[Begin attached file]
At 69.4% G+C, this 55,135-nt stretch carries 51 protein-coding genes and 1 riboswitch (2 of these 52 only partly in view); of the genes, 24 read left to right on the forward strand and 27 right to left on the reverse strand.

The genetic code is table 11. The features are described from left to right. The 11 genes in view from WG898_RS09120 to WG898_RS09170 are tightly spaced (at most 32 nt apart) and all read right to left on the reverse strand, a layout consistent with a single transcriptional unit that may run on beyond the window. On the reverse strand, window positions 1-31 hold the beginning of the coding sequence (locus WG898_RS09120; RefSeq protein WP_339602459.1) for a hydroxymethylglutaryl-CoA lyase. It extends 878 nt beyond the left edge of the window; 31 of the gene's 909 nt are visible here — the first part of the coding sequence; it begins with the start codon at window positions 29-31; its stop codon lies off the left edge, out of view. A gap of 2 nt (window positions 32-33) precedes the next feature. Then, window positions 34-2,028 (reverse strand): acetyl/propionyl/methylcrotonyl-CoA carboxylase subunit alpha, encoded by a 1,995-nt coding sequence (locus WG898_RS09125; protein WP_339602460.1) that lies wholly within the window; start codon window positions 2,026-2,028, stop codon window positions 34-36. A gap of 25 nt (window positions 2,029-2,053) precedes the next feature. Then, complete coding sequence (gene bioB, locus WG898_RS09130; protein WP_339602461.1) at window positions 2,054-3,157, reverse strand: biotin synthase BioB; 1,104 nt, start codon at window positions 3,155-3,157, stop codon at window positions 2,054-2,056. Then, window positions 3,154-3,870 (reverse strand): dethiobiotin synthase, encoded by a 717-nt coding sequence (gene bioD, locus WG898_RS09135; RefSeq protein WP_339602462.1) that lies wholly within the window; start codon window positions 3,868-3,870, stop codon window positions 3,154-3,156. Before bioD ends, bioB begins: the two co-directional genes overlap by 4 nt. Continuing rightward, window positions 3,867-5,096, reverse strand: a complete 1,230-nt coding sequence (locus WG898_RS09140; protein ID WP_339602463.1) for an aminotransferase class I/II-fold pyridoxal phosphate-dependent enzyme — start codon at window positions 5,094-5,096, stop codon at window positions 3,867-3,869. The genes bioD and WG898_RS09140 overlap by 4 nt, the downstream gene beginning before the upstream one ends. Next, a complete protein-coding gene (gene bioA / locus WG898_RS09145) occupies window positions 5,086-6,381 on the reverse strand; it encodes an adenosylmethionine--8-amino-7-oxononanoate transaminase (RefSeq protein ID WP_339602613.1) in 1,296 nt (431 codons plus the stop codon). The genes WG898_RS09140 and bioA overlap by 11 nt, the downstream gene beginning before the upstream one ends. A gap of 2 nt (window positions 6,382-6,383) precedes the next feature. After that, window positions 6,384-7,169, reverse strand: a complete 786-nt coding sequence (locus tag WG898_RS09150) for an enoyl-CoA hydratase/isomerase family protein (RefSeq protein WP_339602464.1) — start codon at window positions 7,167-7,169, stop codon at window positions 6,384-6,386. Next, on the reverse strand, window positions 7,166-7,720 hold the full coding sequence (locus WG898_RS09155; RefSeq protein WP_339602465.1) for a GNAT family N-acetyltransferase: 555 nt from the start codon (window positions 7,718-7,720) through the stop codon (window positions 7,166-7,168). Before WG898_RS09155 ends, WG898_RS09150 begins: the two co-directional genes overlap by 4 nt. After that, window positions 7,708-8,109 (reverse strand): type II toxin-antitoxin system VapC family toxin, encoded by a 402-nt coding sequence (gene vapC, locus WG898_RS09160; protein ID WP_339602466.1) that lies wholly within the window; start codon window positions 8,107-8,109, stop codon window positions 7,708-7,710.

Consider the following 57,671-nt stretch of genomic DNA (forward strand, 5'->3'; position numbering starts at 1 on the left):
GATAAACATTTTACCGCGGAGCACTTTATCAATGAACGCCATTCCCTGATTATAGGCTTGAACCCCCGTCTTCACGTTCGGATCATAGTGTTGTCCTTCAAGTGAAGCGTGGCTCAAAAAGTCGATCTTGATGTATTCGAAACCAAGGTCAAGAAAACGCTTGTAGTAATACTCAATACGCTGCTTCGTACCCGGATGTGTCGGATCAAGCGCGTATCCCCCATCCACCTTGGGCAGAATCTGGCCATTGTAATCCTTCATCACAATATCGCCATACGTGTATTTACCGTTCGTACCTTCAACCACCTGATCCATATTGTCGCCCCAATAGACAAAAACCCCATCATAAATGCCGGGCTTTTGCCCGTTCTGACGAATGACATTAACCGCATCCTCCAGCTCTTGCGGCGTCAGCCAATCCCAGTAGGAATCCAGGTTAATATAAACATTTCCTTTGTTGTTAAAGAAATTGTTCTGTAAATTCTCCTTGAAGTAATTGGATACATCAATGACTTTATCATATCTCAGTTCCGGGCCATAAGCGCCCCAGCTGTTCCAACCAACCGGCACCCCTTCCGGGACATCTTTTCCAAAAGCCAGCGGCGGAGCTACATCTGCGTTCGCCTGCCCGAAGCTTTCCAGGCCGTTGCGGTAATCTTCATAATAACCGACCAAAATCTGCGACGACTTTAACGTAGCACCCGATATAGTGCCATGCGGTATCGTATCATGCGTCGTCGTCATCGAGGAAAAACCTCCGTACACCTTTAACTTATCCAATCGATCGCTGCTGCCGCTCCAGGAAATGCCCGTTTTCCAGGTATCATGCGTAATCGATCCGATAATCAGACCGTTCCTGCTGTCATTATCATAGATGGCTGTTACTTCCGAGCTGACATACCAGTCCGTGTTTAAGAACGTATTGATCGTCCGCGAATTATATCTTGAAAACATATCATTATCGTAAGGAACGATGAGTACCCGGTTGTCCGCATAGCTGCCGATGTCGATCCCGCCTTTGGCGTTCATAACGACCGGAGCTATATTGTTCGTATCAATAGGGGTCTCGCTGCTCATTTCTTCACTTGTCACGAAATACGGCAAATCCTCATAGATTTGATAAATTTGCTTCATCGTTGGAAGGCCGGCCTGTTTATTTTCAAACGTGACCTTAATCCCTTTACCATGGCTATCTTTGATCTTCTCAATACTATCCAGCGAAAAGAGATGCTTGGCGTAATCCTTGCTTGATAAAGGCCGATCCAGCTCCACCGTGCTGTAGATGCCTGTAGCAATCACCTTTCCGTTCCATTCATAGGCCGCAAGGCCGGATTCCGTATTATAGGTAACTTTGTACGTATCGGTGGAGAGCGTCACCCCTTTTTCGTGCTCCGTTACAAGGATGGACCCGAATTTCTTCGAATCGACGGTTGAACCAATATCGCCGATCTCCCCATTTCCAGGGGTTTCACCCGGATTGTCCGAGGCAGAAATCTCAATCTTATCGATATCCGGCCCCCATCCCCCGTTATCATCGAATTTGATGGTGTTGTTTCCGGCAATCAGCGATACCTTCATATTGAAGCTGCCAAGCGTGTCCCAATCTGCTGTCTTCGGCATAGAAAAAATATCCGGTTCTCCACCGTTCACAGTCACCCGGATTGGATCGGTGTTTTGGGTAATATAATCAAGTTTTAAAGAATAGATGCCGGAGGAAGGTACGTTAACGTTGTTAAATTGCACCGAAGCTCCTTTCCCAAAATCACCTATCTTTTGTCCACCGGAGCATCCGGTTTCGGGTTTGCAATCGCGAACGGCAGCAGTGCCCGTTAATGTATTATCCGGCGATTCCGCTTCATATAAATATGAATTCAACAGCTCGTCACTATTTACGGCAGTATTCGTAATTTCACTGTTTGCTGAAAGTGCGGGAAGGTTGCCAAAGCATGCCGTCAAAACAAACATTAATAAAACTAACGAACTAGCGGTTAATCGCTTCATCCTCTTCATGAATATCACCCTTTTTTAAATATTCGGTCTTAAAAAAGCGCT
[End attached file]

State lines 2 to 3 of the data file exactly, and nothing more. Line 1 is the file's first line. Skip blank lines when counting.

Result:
The genetic code is table 11. The features are described from left to right. The 11 genes in view from WG898_RS09120 to WG898_RS09170 are tightly spaced (at most 32 nt apart) and all read right to left on the reverse strand, a layout consistent with a single transcriptional unit that may run on beyond the window. On the reverse strand, window positions 1-31 hold the beginning of the coding sequence (locus WG898_RS09120; RefSeq protein WP_339602459.1) for a hydroxymethylglutaryl-CoA lyase. It extends 878 nt beyond the left edge of the window; 31 of the gene's 909 nt are visible here — the first part of the coding sequence; it begins with the start codon at window positions 29-31; its stop codon lies off the left edge, out of view. A gap of 2 nt (window positions 32-33) precedes the next feature. Then, window positions 34-2,028 (reverse strand): acetyl/propionyl/methylcrotonyl-CoA carboxylase subunit alpha, encoded by a 1,995-nt coding sequence (locus WG898_RS09125; protein WP_339602460.1) that lies wholly within the window; start codon window positions 2,026-2,028, stop codon window positions 34-36. A gap of 25 nt (window positions 2,029-2,053) precedes the next feature. Then, complete coding sequence (gene bioB, locus WG898_RS09130; protein WP_339602461.1) at window positions 2,054-3,157, reverse strand: biotin synthase BioB; 1,104 nt, start codon at window positions 3,155-3,157, stop codon at window positions 2,054-2,056. Then, window positions 3,154-3,870 (reverse strand): dethiobiotin synthase, encoded by a 717-nt coding sequence (gene bioD, locus WG898_RS09135; RefSeq protein WP_339602462.1) that lies wholly within the window; start codon window positions 3,868-3,870, stop codon window positions 3,154-3,156. Before bioD ends, bioB begins: the two co-directional genes overlap by 4 nt. Continuing rightward, window positions 3,867-5,096, reverse strand: a complete 1,230-nt coding sequence (locus WG898_RS09140; protein ID WP_339602463.1) for an aminotransferase class I/II-fold pyridoxal phosphate-dependent enzyme — start codon at window positions 5,094-5,096, stop codon at window positions 3,867-3,869. The genes bioD and WG898_RS09140 overlap by 4 nt, the downstream gene beginning before the upstream one ends. Next, a complete protein-coding gene (gene bioA / locus WG898_RS09145) occupies window positions 5,086-6,381 on the reverse strand; it encodes an adenosylmethionine--8-amino-7-oxononanoate transaminase (RefSeq protein ID WP_339602613.1) in 1,296 nt (431 codons plus the stop codon). The genes WG898_RS09140 and bioA overlap by 11 nt, the downstream gene beginning before the upstream one ends. A gap of 2 nt (window positions 6,382-6,383) precedes the next feature. After that, window positions 6,384-7,169, reverse strand: a complete 786-nt coding sequence (locus tag WG898_RS09150) for an enoyl-CoA hydratase/isomerase family protein (RefSeq protein WP_339602464.1) — start codon at window positions 7,167-7,169, stop codon at window positions 6,384-6,386. Next, on the reverse strand, window positions 7,166-7,720 hold the full coding sequence (locus WG898_RS09155; RefSeq protein WP_339602465.1) for a GNAT family N-acetyltransferase: 555 nt from the start codon (window positions 7,718-7,720) through the stop codon (window positions 7,166-7,168). Before WG898_RS09155 ends, WG898_RS09150 begins: the two co-directional genes overlap by 4 nt. After that, window positions 7,708-8,109 (reverse strand): type II toxin-antitoxin system VapC family toxin, encoded by a 402-nt coding sequence (gene vapC, locus WG898_RS09160; protein ID WP_339602466.1) that lies wholly within the window; start codon window positions 8,107-8,109, stop codon window positions 7,708-7,710.

Consider the following 57,671-nt stretch of genomic DNA (forward strand, 5'->3'; position numbering starts at 1 on the left):